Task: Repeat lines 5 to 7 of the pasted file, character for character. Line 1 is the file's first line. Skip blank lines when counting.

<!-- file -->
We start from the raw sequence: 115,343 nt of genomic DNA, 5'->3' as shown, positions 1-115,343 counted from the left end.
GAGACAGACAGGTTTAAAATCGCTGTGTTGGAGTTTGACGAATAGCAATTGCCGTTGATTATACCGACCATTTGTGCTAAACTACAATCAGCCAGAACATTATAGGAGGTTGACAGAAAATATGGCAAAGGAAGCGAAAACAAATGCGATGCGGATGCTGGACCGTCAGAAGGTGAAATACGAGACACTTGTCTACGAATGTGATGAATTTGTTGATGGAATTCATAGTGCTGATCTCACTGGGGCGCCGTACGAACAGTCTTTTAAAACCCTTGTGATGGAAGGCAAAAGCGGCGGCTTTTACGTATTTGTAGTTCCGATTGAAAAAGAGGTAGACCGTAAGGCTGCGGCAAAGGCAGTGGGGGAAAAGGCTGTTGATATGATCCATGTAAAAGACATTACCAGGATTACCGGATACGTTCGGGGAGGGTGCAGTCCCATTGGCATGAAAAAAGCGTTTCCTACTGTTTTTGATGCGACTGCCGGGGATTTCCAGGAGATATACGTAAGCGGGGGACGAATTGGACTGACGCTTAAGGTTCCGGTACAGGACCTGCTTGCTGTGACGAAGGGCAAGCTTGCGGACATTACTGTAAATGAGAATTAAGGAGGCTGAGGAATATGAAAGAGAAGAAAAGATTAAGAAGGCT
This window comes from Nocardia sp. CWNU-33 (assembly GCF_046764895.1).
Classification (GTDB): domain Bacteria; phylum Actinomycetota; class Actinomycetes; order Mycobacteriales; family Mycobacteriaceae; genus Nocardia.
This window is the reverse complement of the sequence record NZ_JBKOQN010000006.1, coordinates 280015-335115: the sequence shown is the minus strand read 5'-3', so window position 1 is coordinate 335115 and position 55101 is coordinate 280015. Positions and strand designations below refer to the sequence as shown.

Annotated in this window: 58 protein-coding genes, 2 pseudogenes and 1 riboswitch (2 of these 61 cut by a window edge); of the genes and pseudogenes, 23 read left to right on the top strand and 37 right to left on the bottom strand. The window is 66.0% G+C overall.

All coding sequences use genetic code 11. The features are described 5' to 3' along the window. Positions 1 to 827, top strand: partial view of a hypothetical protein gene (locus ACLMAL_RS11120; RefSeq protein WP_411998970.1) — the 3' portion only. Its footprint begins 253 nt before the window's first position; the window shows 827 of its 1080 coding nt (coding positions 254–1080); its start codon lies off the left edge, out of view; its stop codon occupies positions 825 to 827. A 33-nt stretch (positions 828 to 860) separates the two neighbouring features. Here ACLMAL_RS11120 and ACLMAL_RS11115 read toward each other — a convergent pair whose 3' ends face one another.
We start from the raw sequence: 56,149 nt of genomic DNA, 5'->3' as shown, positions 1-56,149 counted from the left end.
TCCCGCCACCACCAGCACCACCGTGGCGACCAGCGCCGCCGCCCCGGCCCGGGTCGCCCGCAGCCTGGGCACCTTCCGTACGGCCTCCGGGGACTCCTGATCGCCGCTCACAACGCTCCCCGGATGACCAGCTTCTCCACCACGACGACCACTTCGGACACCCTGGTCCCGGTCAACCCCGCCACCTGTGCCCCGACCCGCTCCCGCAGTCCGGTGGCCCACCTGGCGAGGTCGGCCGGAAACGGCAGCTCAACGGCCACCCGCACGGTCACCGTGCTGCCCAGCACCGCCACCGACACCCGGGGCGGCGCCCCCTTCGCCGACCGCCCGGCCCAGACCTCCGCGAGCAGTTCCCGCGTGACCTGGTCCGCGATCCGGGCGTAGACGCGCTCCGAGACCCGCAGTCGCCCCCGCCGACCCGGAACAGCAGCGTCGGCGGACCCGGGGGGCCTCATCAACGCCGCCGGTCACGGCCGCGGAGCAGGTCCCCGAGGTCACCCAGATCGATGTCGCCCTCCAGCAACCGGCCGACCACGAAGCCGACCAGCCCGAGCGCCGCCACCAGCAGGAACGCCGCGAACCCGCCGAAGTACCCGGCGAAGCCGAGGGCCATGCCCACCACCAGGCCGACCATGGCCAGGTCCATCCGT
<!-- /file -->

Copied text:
This window is the reverse complement of the sequence record NZ_JBKOQN010000006.1, coordinates 280015-335115: the sequence shown is the minus strand read 5'-3', so window position 1 is coordinate 335115 and position 55101 is coordinate 280015. Positions and strand designations below refer to the sequence as shown.

Annotated in this window: 58 protein-coding genes, 2 pseudogenes and 1 riboswitch (2 of these 61 cut by a window edge); of the genes and pseudogenes, 23 read left to right on the top strand and 37 right to left on the bottom strand. The window is 66.0% G+C overall.

All coding sequences use genetic code 11. The features are described 5' to 3' along the window. Positions 1 to 827, top strand: partial view of a hypothetical protein gene (locus ACLMAL_RS11120; RefSeq protein WP_411998970.1) — the 3' portion only. Its footprint begins 253 nt before the window's first position; the window shows 827 of its 1080 coding nt (coding positions 254–1080); its start codon lies off the left edge, out of view; its stop codon occupies positions 825 to 827. A 33-nt stretch (positions 828 to 860) separates the two neighbouring features. Here ACLMAL_RS11120 and ACLMAL_RS11115 read toward each other — a convergent pair whose 3' ends face one another.